Winnie the Pooh presents: From honey to blood - and how does all this relate to copyright?
What is the connection between the expiration of US copyright, and beloved childhood heroes in the form of psychopathic murderers?
Adv. Andre and Paniarsky
Thursday, 30 June 2022, 12:14 Updated: Saturday, 02 July 2022, 06:32
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Winnie the Pooh, illustration for auction (Photo: Nate D. Sanders Auctions)
Recently the copyright on the original characters of Winnie the Pooh and his piglet friend, the mythological book by Alan Alexander Milne, expired 95 years after its publication.
Following the publication of the book, Milne sold to an American agent his rights to the commercial use of the story and characters of Poe and his merry gang, in connection with television productions and product marketing in the US and Canada. The American agent who
a pioneer in the copyright trade industry in its modern form, after acquiring the rights from Milan, imprinted on a record from the early 1930s the first colorful cartoon character of Poe, in a red shirt so familiar today.
Disney acquired the commercial rights in the story and characters of Poe and his friends in the early 1960s.
During the period of exclusivity in rights, Disney has produced no less than six cartoons and a number of TV series about Pooh, alongside extensive marketing of hundreds of products that are based and branded in its image.
Disney's version of the familiar and endearing cartoon character, of a chubby yellow teddy bear, in a red shirt that was several sizes smaller than it, was published in the mid-1960s.
Therefore the copyright on the cartoon character who stars in Disney cult films will remain in effect for decades to come.
Along with copyright, Disney also protects the character portrayed in many trademarks it has registered around the world, the rights to which will not expire in the foreseeable future.
Therefore, any commercial use of the familiar cartoon character will remain and remain the sole property of Disney.
However, the rights to the literary and abstract characters themselves, of Poe and the Piglet from Milne's book, as opposed to the familiar cartoon character from Disney movies, have recently become public domain and are now available to the public, inter alia for making derivative characters and variations or variations.
An abstract or literary figure is protected by copyright, if its behavior is sufficiently characterized.
Behavior is considered characteristic, if one can expect a reaction of the character in a particular situation, for example the requested behavior of characters from the Hasamba gang or expected statements by Sherlock Holmes to his friend. You will also meet a lesser-known character of Po ...
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Winnie the Pooh in the character as a serial killer?
Well, soon Pooh and his friend the piglet will indeed star in a new horror movie "Pooh the Bear: Blood and Honey".
As the filmmaker recently reported in an interview with Variety culture magazine, in the new version the lives of Poe and his piglet friend degenerate into the execution of a brutal massacre mask, which includes a series of violent murders.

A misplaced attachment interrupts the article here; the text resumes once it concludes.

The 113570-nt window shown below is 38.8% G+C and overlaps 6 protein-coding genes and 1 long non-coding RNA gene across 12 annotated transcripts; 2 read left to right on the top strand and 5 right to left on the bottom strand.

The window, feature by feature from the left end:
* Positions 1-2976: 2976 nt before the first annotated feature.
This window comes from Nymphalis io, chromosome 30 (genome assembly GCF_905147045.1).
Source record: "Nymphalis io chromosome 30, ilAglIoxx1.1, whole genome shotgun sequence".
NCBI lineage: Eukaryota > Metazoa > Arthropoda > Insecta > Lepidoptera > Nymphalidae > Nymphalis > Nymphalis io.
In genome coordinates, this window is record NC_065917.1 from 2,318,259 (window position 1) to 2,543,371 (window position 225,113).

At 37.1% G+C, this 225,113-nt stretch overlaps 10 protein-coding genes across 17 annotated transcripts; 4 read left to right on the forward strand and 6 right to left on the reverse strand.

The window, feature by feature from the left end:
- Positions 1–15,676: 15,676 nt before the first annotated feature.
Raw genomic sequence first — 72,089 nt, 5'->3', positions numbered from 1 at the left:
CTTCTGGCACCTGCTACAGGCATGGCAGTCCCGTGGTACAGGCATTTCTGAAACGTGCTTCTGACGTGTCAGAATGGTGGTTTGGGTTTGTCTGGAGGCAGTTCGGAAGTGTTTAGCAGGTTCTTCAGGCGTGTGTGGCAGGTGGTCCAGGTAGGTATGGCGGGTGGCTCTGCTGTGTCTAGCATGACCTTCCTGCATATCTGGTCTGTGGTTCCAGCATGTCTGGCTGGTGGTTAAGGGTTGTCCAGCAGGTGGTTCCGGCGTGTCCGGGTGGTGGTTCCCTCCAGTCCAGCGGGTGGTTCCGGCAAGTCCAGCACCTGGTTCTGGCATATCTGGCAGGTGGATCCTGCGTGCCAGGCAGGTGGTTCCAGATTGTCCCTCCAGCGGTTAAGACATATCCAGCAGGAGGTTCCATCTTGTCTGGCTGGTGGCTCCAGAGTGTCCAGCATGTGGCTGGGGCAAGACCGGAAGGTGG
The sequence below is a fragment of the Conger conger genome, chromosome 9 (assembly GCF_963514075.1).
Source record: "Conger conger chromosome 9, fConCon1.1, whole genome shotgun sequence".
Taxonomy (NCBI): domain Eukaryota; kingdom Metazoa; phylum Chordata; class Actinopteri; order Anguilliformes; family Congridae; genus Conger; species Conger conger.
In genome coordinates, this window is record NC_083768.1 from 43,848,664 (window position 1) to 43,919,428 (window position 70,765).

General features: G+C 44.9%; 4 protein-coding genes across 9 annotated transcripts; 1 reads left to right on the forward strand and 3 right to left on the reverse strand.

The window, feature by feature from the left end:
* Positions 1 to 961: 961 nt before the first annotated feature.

Several photos from the set of filming in England, which have reached the media and are now circulating on the net, provide a glimpse into the characters and obscure scenes from director and screenwriter Rhys Frake-Waterfield in his new film Winnie-The-Pooh: Blood and Honey.
Whether it was a leak or a deliberate leak, the images from the set aroused quite a bit of interest in the media and raised the bar of expectations for the film's launch.
The production was done in a hurry and the whole film was shot in 10 days.
So it's hard to believe that this is a work of cinematic or artistic value, that can find an original or new way to scare and excite us, as he excelled in his Hitchcock scripts with clever plot and protagonist psychology or Kubrick with a visual aspect with meticulous direction on the compulsive border, "The Birds" (1963) or in a classic like "The Spark" (1980).
Is there in the new film an artistic provocation, a kind of cinematic opportunism or rather an act of legitimate original creation?
Disney's official reference has not yet been released and it is not known what its response will be.
It is clear to the members of the production that they are walking on a "thin rope" and therefore they receive close legal assistance,
Copyright is limited in time to a fairly long period of 95 years in which about three generations will pass and upon their expiration the rights to the work and the characters become public domain.
This arrangement should on the one hand take into account the public's interest in freedom of expression and action, on the way of making derivative works and figures and on the other hand balance the public interest against artistic integrity and the legitimate commercial interest of the creator.
By the way, the film's point curiosity, the question arises again: in the modern age, do they still have to pass three generations, in order for the rights to expire?
The characters will then be able to be released to the public domain to be used as raw material by the creators, in order to create new derivatives and interpretations, even if particularly dark and violent.
Adv. Andre and Paniarsky (Photo: Hilit Kadouri)
The author, Adv. Andrei Paniarsky, is the owner of a law firm that specializes in intellectual property. The article may mention examples or details from cases in his work that are in the public domain. Or a recommendation to perform any action or to refrain from doing so.The information presented is for general information only and is in no way a substitute for professional advice.Whoever makes any use of the information presented does so at his own risk and responsibility.
Winnie the Pooh